ECHS principal displays generosity

Published 5:03 pm Sunday, August 31, 2008

By By Adam Prestridge
Everyone who has children knows that sometimes you’ve got to do what you’ve got to do.
So if that means taking your son or daughter with you to work, then that’s what you’ve got to do. I’ve done it numerous times and have always enjoyed it.
Last Thursday was one of those days when I had to have my 2-year-old son, Ethan, accompany me to Escambia County High School’s jamboree football game against W.S. Neal High School in Brewton. Of course, it was not a big deal because Ethan loves “ball” and has attended numerous games with my wife, Jennifer, and me and also a few times while I was covering a game. He always stays at my side with his tiny hand in my pocket asking me question after question.
It is a good way to have the best of both worlds. I love covering football games, but most of all, I love spending time with my son.
So off we went to Brewton after a quick stop at Jalisco’s or “misco’s” as Ethan calls it, his favorite restaurant. He’s a sucker for the chips and cheese quesadillas. All the way to Brewton he kept asking, “I want to see ball daddy,” and I kept assuring him that we were on our way. He’s more accustom to home games and can point out local stadiums with pinpoint accuracy.
Upon arrival, I strapped on the camera backpack and Ethan’s diaper bag backpack and made my way into the stadium with sippy cup in hand. I don’t know if it was because it was the first game of the season or what, but from the get-go Ethan seemed a bit overwhelmed. We entered the field and he immediately began clinging to me in fear. To be honest it shocked me because he has never been afraid at a game before, but I believe the band playing the fight song behind us may have startled him.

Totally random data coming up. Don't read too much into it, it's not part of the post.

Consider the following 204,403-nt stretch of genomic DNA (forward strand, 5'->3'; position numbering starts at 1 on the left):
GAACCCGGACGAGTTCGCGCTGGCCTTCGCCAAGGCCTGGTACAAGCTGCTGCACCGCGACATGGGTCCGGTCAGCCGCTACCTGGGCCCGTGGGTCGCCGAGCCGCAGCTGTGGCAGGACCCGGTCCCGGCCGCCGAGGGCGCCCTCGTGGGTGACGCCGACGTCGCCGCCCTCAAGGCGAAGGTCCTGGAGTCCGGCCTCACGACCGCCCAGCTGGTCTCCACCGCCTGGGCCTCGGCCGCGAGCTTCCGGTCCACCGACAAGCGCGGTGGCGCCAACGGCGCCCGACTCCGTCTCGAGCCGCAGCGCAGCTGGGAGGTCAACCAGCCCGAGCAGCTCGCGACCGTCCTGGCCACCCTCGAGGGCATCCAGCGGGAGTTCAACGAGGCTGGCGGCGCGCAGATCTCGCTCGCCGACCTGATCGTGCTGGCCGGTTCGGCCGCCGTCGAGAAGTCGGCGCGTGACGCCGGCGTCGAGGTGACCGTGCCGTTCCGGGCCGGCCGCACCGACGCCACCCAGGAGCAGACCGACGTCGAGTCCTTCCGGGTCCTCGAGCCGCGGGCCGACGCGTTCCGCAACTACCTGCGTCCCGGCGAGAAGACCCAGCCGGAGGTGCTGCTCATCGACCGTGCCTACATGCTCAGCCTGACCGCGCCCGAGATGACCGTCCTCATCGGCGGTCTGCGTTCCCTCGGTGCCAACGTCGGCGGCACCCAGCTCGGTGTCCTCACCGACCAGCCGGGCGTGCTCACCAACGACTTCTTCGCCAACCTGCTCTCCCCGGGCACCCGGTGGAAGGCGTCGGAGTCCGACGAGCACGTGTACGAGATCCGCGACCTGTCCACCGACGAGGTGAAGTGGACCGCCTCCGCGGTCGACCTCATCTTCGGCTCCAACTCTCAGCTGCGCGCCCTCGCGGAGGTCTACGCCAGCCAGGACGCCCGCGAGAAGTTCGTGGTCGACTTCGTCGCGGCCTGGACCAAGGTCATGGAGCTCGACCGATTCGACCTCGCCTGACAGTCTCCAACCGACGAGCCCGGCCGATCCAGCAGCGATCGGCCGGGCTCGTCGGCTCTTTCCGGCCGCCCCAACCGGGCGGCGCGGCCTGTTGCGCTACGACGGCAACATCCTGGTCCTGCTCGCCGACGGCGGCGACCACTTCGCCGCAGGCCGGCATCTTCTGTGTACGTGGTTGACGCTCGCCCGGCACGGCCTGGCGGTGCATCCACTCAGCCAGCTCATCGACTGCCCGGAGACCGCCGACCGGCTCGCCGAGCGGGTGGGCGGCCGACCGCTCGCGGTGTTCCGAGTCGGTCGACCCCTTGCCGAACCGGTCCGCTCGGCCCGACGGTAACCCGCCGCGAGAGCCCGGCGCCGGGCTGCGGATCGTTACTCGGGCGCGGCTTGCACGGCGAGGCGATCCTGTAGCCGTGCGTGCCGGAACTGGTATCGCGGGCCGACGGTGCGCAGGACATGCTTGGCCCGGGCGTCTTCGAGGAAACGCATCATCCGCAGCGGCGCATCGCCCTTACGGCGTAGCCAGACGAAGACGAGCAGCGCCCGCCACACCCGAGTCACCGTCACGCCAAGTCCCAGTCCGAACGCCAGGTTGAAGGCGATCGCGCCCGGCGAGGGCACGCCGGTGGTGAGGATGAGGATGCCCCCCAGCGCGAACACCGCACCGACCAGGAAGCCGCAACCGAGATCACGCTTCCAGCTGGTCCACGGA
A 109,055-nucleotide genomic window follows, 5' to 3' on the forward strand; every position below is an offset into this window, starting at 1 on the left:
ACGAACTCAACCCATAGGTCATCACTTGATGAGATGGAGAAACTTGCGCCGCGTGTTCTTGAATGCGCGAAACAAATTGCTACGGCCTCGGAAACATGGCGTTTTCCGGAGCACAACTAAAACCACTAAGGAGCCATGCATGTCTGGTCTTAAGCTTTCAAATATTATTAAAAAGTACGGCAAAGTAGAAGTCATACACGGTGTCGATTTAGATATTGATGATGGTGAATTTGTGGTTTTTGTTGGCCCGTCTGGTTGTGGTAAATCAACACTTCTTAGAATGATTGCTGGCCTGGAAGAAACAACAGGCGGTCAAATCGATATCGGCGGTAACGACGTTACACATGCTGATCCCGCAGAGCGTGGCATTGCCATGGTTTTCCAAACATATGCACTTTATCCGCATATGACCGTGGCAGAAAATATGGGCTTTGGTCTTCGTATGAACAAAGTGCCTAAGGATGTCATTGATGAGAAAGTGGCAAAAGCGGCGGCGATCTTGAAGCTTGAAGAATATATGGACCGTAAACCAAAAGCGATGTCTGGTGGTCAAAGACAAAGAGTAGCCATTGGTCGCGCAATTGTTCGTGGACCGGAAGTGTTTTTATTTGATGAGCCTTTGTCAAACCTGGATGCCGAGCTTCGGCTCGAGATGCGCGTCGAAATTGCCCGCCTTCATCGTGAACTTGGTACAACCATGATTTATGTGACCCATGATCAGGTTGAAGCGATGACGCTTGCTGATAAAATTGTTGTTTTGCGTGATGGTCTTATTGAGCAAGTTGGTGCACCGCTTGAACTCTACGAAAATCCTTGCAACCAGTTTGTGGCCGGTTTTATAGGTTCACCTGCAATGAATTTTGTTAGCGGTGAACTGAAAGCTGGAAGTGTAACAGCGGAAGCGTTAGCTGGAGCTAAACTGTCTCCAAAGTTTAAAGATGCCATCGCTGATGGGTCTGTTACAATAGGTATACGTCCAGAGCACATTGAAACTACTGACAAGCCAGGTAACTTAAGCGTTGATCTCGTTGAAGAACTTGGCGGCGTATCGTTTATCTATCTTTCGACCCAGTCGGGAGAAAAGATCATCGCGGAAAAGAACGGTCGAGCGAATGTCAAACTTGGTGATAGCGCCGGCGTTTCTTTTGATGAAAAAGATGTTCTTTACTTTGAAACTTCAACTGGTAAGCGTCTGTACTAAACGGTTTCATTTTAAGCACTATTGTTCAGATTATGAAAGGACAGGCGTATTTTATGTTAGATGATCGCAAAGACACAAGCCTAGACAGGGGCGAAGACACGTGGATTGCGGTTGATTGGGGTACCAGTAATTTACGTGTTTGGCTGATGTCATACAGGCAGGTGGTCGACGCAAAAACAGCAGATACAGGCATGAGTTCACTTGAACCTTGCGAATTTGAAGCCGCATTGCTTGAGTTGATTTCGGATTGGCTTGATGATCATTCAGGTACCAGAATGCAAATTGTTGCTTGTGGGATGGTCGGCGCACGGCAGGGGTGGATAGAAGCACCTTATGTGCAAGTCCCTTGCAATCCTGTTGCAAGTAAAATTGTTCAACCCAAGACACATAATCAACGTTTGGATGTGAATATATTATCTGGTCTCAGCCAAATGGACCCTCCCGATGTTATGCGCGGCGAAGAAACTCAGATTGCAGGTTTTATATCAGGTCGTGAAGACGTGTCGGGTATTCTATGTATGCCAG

While I was holding him in my arms with my camera around my neck, first-year ECHS principal Harvey Means came over and began speaking with me. I explained that my wife was in a class and told him “sometimes you have to do what you have to do.” He agreed.
When Mr. Means began to leave, Ethan reached out for him and said, “I want to go with you.” Mr. Means, with a smile on his face, offered to let him sit in the stands with him and off they went. They sat in the stands for more than an hour chatting and even made a stop at the concession stand.
At the end of the half of play, Ethan gave Mr. Means a “low five,” a big hug and simply said, “Thank you.” I mirror his sentiments.
People like Mr. Means, those who are willing to help, are who make small towns what they are.
Adam Prestridge is publisher of the Atmore Advance. He can be reached at 368-2123.

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